Beyond that, we’ll be running annual company-wide retreats to ensure that we’re able to build more connections across the team in a face-to-face setting. Because that in-person team building can never be fully replicated online. Plus, who doesn’t love bonfires, right?  😊

But we’ll continue to survey our team to get pulse checks on what’s working and what’s not. Especially amidst the great resignation, it’s important to listen and adapt as necessary.


Let’s talk more about connection: any fun Donut stories, rituals, or tips?

(PSA: if you’re not already using Donut, you can add it to Slack with one click.)

Donut was an initiative started by our health and wellness committee, Brainbox, a few months into the pandemic to foster greater connection.

Every two weeks everyone’s paired with a “coffee buddy” and they find a time to meet and catch up — like would happen naturally in an office setting.

Brennan McEachran
“Especially after we made a few new hires, it’s been a great way for people to meet coworkers who they may not connect with through the work they’re doing. Plus, it forces us to make time for non-work-related conversations — which can often be overlooked but are an important part of building a positive work environment that people enjoy showing up for. ”
Brennan McEachran
Hypercontext, Co-Founder & CEO

Anything else you want to share about Hypercontext’s culture – what’s next?

The culture we try to continuously build at Hypercontext is one of trust and feedback sharing (both constructive and positive). We’ve found this starts with one-on-ones. When people feel like they have a safe and dedicated space to speak with their managers or peers, everything else becomes easier and more comfortable. And really that’s also what our product’s all about. A space to have those meaningful and productive conversations that fuel a better culture and, in turn, more productive work! You can’t isolate one from the other.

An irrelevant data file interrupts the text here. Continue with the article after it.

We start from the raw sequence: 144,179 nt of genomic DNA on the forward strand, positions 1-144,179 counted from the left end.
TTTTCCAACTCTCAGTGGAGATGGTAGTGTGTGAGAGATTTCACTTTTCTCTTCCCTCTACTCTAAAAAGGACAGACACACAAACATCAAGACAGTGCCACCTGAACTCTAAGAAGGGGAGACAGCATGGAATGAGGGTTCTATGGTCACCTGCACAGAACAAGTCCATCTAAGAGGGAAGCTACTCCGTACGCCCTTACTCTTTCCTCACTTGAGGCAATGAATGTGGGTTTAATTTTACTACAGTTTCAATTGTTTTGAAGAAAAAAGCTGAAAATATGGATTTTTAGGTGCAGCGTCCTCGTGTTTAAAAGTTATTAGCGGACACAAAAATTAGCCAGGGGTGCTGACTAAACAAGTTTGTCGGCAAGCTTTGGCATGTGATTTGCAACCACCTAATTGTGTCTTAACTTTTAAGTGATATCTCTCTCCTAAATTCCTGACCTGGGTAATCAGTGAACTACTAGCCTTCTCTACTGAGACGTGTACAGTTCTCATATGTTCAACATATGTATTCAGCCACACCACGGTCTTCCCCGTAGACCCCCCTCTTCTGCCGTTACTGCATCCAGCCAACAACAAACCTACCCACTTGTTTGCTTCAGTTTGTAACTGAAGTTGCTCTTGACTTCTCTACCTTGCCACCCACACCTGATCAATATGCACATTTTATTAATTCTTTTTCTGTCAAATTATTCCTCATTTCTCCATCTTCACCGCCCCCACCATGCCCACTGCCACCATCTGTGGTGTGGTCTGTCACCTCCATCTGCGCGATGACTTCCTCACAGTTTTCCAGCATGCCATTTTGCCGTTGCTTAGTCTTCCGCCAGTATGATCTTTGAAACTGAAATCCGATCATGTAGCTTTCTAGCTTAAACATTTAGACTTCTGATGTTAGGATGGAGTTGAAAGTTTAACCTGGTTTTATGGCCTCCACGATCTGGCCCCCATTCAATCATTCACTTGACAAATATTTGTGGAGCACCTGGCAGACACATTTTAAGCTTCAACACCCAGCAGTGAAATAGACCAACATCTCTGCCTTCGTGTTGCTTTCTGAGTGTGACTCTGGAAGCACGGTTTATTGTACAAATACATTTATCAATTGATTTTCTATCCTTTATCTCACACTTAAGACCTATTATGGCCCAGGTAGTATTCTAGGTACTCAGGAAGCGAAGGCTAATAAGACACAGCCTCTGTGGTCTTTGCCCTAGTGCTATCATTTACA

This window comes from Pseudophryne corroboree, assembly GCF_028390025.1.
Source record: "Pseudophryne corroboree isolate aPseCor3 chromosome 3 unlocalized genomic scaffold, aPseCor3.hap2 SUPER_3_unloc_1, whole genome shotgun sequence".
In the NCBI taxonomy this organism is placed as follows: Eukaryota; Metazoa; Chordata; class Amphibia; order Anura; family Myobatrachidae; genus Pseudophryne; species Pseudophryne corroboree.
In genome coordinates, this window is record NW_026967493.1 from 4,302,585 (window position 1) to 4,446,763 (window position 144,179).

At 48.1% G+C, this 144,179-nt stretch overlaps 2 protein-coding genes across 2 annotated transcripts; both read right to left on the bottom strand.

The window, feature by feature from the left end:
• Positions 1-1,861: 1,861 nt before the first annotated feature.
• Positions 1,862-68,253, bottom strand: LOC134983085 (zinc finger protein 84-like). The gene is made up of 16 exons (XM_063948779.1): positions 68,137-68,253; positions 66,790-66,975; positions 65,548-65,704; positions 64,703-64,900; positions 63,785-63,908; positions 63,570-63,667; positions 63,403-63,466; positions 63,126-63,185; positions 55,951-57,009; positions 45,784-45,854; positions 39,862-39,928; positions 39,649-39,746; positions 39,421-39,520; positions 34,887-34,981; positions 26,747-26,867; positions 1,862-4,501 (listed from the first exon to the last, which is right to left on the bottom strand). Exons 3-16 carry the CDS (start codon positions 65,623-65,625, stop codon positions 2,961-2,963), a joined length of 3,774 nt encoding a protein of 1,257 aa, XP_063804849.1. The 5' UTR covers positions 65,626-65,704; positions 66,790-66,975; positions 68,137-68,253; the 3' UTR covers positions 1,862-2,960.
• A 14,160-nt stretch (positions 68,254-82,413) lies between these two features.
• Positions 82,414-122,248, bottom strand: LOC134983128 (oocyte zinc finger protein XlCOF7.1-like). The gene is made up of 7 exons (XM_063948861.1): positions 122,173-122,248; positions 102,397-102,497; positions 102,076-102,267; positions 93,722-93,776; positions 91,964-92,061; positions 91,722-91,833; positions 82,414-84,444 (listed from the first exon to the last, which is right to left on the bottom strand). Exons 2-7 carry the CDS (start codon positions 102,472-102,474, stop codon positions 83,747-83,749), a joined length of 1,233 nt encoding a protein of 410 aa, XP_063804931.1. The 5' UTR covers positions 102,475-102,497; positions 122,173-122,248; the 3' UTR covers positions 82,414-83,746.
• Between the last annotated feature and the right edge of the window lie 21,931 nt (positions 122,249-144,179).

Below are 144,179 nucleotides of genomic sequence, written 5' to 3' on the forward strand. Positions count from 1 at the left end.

As we move forward, we hope to help other companies and teams create what we continue to hone at Hypercontext — a more inclusive, safe, high-performing team through better meetings, clear goals and high team morale. 🚀



Hypercontext (prev. Soapbox) is an app built for people managers looking to have more productive one-on-ones and team meetings. Teams are able to create shared agendas, take meeting notes, collect feedback and assign next steps all in one place. With Hyperconteext, you don’t need to leave the tools you love to start having better meetings. Integrations include Slack, Microsoft Teams, Google and more. Learn more about Hypercontext.